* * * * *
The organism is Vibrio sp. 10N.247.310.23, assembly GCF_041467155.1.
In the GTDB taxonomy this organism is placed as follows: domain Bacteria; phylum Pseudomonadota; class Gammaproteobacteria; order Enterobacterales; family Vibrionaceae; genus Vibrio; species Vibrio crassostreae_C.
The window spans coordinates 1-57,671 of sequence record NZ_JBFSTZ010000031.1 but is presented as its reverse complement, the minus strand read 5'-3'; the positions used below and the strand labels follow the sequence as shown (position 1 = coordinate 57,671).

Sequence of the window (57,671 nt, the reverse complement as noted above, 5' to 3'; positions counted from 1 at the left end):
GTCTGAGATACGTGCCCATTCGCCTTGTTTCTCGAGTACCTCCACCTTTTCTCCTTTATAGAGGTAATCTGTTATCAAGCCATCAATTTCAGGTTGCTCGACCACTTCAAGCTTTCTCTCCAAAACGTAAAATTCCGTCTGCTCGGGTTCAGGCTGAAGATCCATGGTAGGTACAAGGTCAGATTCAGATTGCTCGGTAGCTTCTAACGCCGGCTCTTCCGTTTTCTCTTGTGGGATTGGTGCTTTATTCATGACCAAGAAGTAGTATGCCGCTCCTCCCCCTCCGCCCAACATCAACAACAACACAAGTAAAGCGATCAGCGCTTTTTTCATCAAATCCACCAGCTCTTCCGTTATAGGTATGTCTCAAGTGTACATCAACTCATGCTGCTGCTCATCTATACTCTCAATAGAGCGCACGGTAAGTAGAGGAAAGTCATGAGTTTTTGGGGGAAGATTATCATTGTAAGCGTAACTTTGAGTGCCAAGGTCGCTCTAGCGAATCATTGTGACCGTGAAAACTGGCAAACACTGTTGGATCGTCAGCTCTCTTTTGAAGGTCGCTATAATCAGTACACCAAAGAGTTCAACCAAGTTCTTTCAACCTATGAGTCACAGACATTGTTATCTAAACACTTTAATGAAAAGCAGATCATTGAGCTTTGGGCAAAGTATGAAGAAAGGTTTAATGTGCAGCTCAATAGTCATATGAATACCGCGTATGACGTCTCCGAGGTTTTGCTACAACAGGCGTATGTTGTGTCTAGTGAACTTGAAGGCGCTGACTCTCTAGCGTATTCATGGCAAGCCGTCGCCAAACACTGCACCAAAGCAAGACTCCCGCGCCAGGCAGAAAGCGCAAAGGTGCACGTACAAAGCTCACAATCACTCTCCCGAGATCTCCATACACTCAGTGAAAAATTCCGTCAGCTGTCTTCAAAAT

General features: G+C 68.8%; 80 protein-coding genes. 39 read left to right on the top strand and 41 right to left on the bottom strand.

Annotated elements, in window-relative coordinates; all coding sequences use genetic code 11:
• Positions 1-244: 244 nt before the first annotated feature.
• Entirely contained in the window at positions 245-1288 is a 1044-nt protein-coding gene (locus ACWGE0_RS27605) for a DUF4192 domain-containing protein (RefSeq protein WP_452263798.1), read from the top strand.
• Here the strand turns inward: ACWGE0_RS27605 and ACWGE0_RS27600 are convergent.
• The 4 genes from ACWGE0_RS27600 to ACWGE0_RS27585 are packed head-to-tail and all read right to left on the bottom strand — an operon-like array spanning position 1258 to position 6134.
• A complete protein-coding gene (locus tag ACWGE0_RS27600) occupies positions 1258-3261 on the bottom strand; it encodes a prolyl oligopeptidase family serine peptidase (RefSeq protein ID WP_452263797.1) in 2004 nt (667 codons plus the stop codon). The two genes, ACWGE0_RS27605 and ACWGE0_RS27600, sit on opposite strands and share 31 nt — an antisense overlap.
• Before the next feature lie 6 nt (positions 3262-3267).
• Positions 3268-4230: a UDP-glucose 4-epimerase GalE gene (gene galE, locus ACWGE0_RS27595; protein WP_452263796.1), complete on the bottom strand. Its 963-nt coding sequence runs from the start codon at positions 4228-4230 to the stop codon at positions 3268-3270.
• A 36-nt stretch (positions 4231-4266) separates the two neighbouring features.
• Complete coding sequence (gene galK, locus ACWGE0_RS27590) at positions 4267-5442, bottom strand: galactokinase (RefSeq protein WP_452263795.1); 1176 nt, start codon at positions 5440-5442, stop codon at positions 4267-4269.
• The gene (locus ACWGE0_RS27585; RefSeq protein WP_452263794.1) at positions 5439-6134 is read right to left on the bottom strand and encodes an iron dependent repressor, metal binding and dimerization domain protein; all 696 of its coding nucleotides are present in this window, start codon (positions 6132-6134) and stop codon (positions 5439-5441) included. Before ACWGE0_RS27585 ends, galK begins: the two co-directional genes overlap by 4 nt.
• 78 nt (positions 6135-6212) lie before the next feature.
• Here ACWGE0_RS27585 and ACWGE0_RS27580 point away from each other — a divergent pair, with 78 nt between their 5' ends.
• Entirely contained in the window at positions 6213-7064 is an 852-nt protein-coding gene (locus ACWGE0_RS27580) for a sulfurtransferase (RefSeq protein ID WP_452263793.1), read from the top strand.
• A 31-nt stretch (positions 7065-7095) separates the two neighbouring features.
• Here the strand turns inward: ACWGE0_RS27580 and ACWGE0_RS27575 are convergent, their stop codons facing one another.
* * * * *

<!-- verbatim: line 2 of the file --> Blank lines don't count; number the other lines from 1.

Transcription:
In the GTDB taxonomy this organism is placed as follows: domain Bacteria; phylum Pseudomonadota; class Gammaproteobacteria; order Enterobacterales; family Vibrionaceae; genus Vibrio; species Vibrio crassostreae_C.